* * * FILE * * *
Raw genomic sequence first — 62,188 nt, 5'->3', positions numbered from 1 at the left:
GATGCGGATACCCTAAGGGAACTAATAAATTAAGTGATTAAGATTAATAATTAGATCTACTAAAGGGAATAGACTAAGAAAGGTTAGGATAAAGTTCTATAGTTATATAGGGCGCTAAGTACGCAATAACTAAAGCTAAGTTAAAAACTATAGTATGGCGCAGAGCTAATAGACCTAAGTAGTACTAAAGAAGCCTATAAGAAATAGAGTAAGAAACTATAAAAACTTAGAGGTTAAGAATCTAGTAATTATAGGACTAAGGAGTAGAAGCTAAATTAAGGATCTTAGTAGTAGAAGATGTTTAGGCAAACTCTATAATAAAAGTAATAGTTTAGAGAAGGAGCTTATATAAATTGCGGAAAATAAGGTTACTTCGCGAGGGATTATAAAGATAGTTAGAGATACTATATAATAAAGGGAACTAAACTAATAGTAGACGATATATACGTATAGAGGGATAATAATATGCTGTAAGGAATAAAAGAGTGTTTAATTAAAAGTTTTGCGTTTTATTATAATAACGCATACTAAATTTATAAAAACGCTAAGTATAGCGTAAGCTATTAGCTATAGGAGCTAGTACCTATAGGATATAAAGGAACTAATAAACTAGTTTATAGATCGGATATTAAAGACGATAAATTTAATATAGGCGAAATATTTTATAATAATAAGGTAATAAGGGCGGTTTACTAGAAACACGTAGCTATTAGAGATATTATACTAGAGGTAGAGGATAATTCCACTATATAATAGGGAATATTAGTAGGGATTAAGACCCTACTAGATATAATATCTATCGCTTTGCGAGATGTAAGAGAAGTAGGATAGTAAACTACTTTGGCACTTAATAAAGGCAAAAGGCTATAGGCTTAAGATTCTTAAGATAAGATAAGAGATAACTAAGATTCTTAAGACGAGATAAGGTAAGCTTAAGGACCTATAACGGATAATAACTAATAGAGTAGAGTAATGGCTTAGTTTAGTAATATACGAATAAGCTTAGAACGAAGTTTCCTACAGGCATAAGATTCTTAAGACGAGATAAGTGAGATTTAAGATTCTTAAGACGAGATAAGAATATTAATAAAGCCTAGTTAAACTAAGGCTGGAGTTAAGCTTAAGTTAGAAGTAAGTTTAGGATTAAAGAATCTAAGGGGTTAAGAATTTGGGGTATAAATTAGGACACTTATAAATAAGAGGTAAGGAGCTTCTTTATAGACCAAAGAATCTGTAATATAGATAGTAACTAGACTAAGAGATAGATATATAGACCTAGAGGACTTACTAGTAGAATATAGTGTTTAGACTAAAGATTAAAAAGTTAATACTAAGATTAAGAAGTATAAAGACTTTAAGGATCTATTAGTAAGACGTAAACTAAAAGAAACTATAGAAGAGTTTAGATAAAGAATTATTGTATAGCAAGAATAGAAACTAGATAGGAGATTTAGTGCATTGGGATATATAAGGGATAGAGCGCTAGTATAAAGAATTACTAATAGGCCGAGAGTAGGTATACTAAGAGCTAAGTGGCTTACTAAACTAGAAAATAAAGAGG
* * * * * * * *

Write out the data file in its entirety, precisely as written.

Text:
Raw genomic sequence first — 62,188 nt, 5'->3', positions numbered from 1 at the left:
GATGCGGATACCCTAAGGGAACTAATAAATTAAGTGATTAAGATTAATAATTAGATCTACTAAAGGGAATAGACTAAGAAAGGTTAGGATAAAGTTCTATAGTTATATAGGGCGCTAAGTACGCAATAACTAAAGCTAAGTTAAAAACTATAGTATGGCGCAGAGCTAATAGACCTAAGTAGTACTAAAGAAGCCTATAAGAAATAGAGTAAGAAACTATAAAAACTTAGAGGTTAAGAATCTAGTAATTATAGGACTAAGGAGTAGAAGCTAAATTAAGGATCTTAGTAGTAGAAGATGTTTAGGCAAACTCTATAATAAAAGTAATAGTTTAGAGAAGGAGCTTATATAAATTGCGGAAAATAAGGTTACTTCGCGAGGGATTATAAAGATAGTTAGAGATACTATATAATAAAGGGAACTAAACTAATAGTAGACGATATATACGTATAGAGGGATAATAATATGCTGTAAGGAATAAAAGAGTGTTTAATTAAAAGTTTTGCGTTTTATTATAATAACGCATACTAAATTTATAAAAACGCTAAGTATAGCGTAAGCTATTAGCTATAGGAGCTAGTACCTATAGGATATAAAGGAACTAATAAACTAGTTTATAGATCGGATATTAAAGACGATAAATTTAATATAGGCGAAATATTTTATAATAATAAGGTAATAAGGGCGGTTTACTAGAAACACGTAGCTATTAGAGATATTATACTAGAGGTAGAGGATAATTCCACTATATAATAGGGAATATTAGTAGGGATTAAGACCCTACTAGATATAATATCTATCGCTTTGCGAGATGTAAGAGAAGTAGGATAGTAAACTACTTTGGCACTTAATAAAGGCAAAAGGCTATAGGCTTAAGATTCTTAAGATAAGATAAGAGATAACTAAGATTCTTAAGACGAGATAAGGTAAGCTTAAGGACCTATAACGGATAATAACTAATAGAGTAGAGTAATGGCTTAGTTTAGTAATATACGAATAAGCTTAGAACGAAGTTTCCTACAGGCATAAGATTCTTAAGACGAGATAAGTGAGATTTAAGATTCTTAAGACGAGATAAGAATATTAATAAAGCCTAGTTAAACTAAGGCTGGAGTTAAGCTTAAGTTAGAAGTAAGTTTAGGATTAAAGAATCTAAGGGGTTAAGAATTTGGGGTATAAATTAGGACACTTATAAATAAGAGGTAAGGAGCTTCTTTATAGACCAAAGAATCTGTAATATAGATAGTAACTAGACTAAGAGATAGATATATAGACCTAGAGGACTTACTAGTAGAATATAGTGTTTAGACTAAAGATTAAAAAGTTAATACTAAGATTAAGAAGTATAAAGACTTTAAGGATCTATTAGTAAGACGTAAACTAAAAGAAACTATAGAAGAGTTTAGATAAAGAATTATTGTATAGCAAGAATAGAAACTAGATAGGAGATTTAGTGCATTGGGATATATAAGGGATAGAGCGCTAGTATAAAGAATTACTAATAGGCCGAGAGTAGGTATACTAAGAGCTAAGTGGCTTACTAAACTAGAAAATAAAGAGG